If There’s a Newborn in Her Arms, That’s Not a Pregnant Belly
When my first son was born I didn’t leave the house for nearly six weeks. I was overwhelmed with the bigness of new parenthood, weepy with intense baby blues and far too fearful of my baby getting sick to go out before the weather warmed and my confidence grew. By the time I ventured into the world, my little guy was chunky and smiling. And I, while still soft and thick postpartum, had lost the roundness of my pregnant belly.
This time, though, with my second baby, I was on the go as soon as I left the hospital. On the way home from the hospital I went grocery shopping, picked my big boy up from preschool, and stopped at the post office to mail a few overdue thank-you cards. My confidence the second time around was due to a couple of major differences in my birth experience and life place. My second delivery was much smoother than my first and I felt pretty good physically. The baby blues I had worried about never showed up. And while I still didn’t want my newborn getting sick, my two-year-old had coughed in his face the first time they met, so I figured there was no way the outside world was germier than my preschooler.
Having a two-year-old, one with activities and energy and needs meant that hibernating for a few weeks after birth wasn’t possible. Ten days postpartum, I found myself at the mall. I was shopping for something “holiday-ish” for my son to wear in his winter concert at school. I had planned to shop in advance of giving birth. But my baby had arrived two weeks early and my big boy’s concert snuck up on me.
As I walked around the mall on my first solo outing with my new baby I marveled at how light on my feet I felt. As I passed a three-way mirror in the kid's section of the department store I stopped to check myself out. I hadn’t really looked at my body since giving birth. I’d been too busy tending to my kiddos and enjoy life. “Looking good!” I thought. My ankles and fingers were all already less swollen than a few weeks before. As I turned to the side I noticed that, while still rounded and thick, my previously pregnant belly had shrunk quite a bit in the last ten days.
As I admired myself, amazed at my body's elasticity, an older woman wandered by. “Oh, how sweet!” she gushed. “A tiny baby in the stroller and already another one on the way!” Startled by her comment, I was able to muster a confident, “Nope, I just had him!” She looked confused, mumbled an apology and walked away.
Though her comment had startled me, I assumed it would be in isolation, the overconfident mumbling of an ill-sighted old lady. As I moved through the mall I was proven wrong time and again. Strangers made comments and small talk about my “pregnant” body. With each comment, my heart sank a little bit more and the confidence I’d felt looking in that three-way mirror faded.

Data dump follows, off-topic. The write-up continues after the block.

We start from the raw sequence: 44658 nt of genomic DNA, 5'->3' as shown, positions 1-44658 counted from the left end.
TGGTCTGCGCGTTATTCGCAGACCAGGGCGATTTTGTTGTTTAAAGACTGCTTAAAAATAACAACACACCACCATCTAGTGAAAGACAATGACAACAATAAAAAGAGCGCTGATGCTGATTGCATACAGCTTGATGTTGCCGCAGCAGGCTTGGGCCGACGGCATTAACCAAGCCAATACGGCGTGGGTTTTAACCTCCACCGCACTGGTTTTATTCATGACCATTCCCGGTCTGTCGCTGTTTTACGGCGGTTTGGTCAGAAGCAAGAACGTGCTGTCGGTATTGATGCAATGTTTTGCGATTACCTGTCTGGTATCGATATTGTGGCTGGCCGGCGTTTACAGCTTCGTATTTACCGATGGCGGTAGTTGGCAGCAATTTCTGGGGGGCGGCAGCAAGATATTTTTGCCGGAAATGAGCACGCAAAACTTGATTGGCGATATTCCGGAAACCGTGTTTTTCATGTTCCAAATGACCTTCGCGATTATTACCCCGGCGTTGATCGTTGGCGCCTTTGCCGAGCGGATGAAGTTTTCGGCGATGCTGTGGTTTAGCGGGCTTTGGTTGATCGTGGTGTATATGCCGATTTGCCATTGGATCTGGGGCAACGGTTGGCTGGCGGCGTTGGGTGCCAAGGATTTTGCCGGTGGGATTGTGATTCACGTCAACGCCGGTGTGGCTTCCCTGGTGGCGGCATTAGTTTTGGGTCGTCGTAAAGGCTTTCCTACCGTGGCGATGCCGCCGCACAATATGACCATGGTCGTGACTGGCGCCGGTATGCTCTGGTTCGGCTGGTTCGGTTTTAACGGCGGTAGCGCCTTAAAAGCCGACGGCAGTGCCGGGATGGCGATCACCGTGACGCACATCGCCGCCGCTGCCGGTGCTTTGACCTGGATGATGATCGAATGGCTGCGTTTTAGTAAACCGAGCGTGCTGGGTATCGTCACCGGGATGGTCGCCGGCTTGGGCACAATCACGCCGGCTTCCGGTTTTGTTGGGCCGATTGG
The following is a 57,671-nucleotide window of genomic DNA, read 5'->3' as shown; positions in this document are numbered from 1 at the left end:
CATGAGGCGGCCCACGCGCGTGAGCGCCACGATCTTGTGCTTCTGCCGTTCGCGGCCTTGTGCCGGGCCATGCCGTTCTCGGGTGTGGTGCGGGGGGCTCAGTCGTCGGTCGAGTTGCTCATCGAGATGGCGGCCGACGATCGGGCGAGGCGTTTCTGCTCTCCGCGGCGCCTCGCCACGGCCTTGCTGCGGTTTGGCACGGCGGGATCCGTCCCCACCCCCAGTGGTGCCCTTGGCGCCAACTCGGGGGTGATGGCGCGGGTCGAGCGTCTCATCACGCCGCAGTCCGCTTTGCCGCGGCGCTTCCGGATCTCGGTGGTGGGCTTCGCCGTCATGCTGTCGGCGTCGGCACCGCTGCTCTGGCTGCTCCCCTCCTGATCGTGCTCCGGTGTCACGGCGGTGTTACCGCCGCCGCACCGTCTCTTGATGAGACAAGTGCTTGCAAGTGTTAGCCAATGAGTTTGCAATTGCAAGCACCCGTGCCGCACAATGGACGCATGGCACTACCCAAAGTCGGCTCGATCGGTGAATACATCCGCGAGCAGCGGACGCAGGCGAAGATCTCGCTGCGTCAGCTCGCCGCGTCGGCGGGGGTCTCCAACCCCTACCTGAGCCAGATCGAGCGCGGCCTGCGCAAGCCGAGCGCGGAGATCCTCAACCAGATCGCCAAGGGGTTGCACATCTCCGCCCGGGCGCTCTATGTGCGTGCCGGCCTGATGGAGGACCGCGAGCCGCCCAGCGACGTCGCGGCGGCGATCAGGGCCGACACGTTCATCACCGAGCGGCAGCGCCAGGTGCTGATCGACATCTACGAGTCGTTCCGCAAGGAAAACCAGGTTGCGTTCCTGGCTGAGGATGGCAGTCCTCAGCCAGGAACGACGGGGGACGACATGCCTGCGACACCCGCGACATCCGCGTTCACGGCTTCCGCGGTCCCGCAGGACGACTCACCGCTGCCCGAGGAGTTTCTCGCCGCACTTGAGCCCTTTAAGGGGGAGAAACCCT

“Wow, mama! Irish twins, I guess?” said the man selling perfume from the center aisle kiosk.
“You certainly don’t like to waste any time! At least your baby will have a sibling close in age to play with,” said the young woman at the smoothie shop.
“How old is he?” asked the middle-aged man I shared the elevator with. “Ten days,” I replied. “Oh my! And how far along are you?” he replied.
The thing is I KNEW I LOOKED PREGNANT. That’s how bodies often look in the days and weeks after birth. I’m wasn’t embarrassed or ashamed or dying to have already bounced back. In fact, the evening before, a child at the Christmas tree lot asked if there was a baby in my belly. I was delighted to serve as an example of a realistic postpartum body. I explained that no, I wasn’t pregnant, but bodies often look this way after they’ve stretched to grow a baby.
What was so frustrating about my trip to the mall was that I was talking to adults. These adult, grown-up people who presumably have jobs and drive cars and maybe even parent kids themselves (or at least know how babies are made) should have known better. We’re all guilty of a foot-in-mouth moment every now and then. But adults should have the knowledge of the reproductive system to understand that it’s not possible to have a newborn and simultaneously be far enough along to have a visibly pregnant belly. They should also have the tact not to ask unwelcome questions about someone else's body.
I know that our society hides postpartum bodies. It’s not often that a woman moves forward with her everyday routine post-birth without trying to minimize or hide her no longer pregnant belly. But seriously, pregnancy isn’t detectable until at least 12-14 days past fertilization. That’s at least 2-4 days longer then my son had been on this earth when I took my trip to the mall was confronted time and again with questions about my body. I actually explained this one woman who kept pushing. “But your belly?” she said, motioning towards my protruding midsection after I’d told her I was not in fact “pregnant again so quickly.”
So, seriously, next time you see a woman with a pregnant belly and a brand-spanking-new baby in her arms … bite your tongue! Think for just a minute about what you learned in that middle school sex ed class. And then, simply and with kindness, congratulate her on the beautiful baby in her arms.